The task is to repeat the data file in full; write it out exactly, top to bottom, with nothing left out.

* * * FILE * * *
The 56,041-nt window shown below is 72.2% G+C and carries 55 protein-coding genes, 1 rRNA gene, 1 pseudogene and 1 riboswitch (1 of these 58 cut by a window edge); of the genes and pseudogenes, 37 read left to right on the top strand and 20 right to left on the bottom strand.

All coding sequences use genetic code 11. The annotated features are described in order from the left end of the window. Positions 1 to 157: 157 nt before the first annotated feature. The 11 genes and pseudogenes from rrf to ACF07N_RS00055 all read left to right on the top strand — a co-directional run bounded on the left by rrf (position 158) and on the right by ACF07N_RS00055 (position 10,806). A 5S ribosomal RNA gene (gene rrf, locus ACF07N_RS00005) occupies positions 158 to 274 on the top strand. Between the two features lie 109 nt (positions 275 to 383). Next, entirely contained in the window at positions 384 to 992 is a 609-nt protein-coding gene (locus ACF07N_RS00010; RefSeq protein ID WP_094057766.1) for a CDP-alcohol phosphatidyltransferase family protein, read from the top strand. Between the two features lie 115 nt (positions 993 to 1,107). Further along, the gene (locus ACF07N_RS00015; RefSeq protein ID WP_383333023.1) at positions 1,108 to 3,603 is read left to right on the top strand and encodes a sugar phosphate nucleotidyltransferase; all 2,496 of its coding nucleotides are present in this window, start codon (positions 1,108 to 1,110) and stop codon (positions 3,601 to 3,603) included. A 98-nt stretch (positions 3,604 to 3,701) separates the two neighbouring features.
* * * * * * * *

The 56,041-nt window shown below is 72.2% G+C and carries 55 protein-coding genes, 1 rRNA gene, 1 pseudogene and 1 riboswitch (1 of these 58 cut by a window edge); of the genes and pseudogenes, 37 read left to right on the top strand and 20 right to left on the bottom strand.

All coding sequences use genetic code 11. The annotated features are described in order from the left end of the window. Positions 1 to 157: 157 nt before the first annotated feature. The 11 genes and pseudogenes from rrf to ACF07N_RS00055 all read left to right on the top strand — a co-directional run bounded on the left by rrf (position 158) and on the right by ACF07N_RS00055 (position 10,806). A 5S ribosomal RNA gene (gene rrf, locus ACF07N_RS00005) occupies positions 158 to 274 on the top strand. Between the two features lie 109 nt (positions 275 to 383). Next, entirely contained in the window at positions 384 to 992 is a 609-nt protein-coding gene (locus ACF07N_RS00010; RefSeq protein ID WP_094057766.1) for a CDP-alcohol phosphatidyltransferase family protein, read from the top strand. Between the two features lie 115 nt (positions 993 to 1,107). Further along, the gene (locus ACF07N_RS00015; RefSeq protein ID WP_383333023.1) at positions 1,108 to 3,603 is read left to right on the top strand and encodes a sugar phosphate nucleotidyltransferase; all 2,496 of its coding nucleotides are present in this window, start codon (positions 1,108 to 1,110) and stop codon (positions 3,601 to 3,603) included. A 98-nt stretch (positions 3,604 to 3,701) separates the two neighbouring features.